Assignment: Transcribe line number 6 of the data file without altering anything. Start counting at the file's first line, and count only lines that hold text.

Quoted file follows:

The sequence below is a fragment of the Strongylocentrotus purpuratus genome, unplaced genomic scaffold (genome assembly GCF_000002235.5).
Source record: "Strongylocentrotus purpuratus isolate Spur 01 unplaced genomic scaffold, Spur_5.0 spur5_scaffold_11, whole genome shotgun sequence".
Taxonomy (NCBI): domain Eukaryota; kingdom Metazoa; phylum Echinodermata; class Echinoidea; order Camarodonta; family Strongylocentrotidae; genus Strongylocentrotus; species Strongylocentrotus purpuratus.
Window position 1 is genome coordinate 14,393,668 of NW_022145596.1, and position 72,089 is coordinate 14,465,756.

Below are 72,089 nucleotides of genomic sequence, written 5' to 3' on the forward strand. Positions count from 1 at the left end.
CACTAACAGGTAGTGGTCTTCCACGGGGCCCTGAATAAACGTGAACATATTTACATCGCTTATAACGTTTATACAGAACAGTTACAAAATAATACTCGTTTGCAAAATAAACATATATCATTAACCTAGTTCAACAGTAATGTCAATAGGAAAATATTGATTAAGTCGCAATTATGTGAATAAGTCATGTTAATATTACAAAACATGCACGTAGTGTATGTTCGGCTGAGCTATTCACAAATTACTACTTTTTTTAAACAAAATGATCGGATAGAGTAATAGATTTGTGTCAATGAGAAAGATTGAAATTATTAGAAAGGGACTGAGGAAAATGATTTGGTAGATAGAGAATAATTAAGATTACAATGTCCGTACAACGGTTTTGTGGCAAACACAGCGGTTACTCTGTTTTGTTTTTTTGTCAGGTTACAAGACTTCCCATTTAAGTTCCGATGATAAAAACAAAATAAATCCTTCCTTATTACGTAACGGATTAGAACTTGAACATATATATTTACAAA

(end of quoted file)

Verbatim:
CACTAACAGGTAGTGGTCTTCCACGGGGCCCTGAATAAACGTGAACATATTTACATCGCTTATAACGTTTATACAGAACAGTTACAAAATAATACTCGTTTGCAAAATAAACATATATCATTAACCTAGTTCAACAGTAATGTCAATAGGAAAATATTGATTAAGTCGCAATTATGTGAATAAGTCATGTTAATATTACAAAACATGCACGTAGTGTATGTTCGGCTGAGCTATTCACAAATTACTACTTTTTTTAAACAAAATGATCGGATAGAGTAATAGATTTGTGTCAATGAGAAAGATTGAAATTATTAGAAAGGGACTGAGGAAAATGATTTGGTAGATAGAGAATAATTAAGATTACAATGTCCGTACAACGGTTTTGTGGCAAACACAGCGGTTACTCTGTTTTGTTTTTTTGTCAGGTTACAAGACTTCCCATTTAAGTTCCGATGATAAAAACAAAATAAATCCTTCCTTATTACGTAACGGATTAGAACTTGAACATATATATTTACAAA